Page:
Up to 6.5 million people a year are wrongly going to A&E when they could be treated by GPs, paramedics or even chemists, the doctor leading the emergency services reform has warned.
Professor Keith Willett told Sky News that a third of patients seeking urgent care at hospitals could be diverted to other services under his new plans to relieve the pressure on A&Es in England.
Prof Willett and the medical director for NHS England, Professor Sir Bruce Keogh, will publish their reforms later this autumn with the intention of implementing them in 2015.
The measures are expected to include encouraging patients to ring 111 helpline first, for paramedics to treat more people at the roadside and in their homes, and for a consultant to be available at A&E units seven days a week.
Prof Willett, the national director for Acute Episodes of Care, told Sky News: "We know that 15% to 30% of people who turn up to be treated at A&E could have been treated in general practice.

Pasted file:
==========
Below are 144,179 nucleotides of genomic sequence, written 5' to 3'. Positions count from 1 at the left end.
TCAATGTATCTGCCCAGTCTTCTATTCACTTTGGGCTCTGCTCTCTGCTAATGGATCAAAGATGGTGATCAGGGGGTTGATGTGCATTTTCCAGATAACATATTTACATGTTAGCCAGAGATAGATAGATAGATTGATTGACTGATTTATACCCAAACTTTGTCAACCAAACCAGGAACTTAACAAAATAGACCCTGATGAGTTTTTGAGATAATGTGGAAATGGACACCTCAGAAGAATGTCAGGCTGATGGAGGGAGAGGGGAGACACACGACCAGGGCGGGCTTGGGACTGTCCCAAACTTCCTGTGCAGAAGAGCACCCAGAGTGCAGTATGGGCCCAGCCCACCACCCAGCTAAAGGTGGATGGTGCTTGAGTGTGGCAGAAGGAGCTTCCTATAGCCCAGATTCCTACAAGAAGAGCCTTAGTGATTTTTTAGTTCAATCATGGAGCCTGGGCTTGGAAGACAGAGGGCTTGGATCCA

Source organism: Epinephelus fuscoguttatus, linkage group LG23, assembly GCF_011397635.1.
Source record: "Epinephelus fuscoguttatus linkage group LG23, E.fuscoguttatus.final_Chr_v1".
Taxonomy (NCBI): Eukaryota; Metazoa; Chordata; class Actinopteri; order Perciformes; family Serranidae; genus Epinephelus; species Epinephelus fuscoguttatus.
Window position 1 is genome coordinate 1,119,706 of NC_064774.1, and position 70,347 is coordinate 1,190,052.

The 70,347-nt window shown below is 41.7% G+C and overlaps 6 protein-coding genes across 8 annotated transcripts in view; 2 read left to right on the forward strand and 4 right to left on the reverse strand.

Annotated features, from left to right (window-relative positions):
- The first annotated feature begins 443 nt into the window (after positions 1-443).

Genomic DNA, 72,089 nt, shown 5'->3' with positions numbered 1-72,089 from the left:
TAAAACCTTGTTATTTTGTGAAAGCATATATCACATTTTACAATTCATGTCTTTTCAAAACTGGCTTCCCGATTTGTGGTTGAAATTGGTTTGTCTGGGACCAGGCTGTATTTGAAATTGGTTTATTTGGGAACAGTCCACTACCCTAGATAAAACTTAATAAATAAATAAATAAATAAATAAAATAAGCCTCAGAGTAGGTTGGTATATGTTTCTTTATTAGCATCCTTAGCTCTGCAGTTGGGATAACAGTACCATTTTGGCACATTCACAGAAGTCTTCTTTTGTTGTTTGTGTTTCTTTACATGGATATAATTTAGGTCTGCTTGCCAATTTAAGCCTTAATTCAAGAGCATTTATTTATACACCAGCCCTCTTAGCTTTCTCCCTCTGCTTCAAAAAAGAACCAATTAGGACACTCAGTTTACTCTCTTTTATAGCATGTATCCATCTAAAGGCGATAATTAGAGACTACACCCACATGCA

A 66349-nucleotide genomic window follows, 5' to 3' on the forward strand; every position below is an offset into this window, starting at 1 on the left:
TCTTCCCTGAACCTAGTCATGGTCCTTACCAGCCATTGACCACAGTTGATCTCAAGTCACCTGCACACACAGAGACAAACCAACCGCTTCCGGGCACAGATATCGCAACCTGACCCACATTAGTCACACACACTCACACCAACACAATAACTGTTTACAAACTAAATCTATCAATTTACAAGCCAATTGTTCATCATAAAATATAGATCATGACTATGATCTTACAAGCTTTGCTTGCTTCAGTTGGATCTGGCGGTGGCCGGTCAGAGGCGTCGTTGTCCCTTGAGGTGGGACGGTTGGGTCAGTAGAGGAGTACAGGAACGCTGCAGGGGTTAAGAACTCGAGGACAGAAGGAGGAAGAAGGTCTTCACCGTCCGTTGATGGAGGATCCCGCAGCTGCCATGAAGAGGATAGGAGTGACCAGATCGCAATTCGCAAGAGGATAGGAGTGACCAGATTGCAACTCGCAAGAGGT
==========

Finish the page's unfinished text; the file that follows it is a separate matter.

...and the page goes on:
"They did not know that because the system did not obviously make itself available to them.
"We would look to the public to understand the issues and when the situation does get difficult, to take the advice that I've suggested about phoning first, to get the right advice, to go to the right place, to think of using your general practitioner or indeed your pharmacist, (who) give a lot of advice for minor ailments."
He added that many patients turn to A&E with routine medical problems because they are frustrated by out-of-hours services or because they cannot get quick enough appointments with their GP.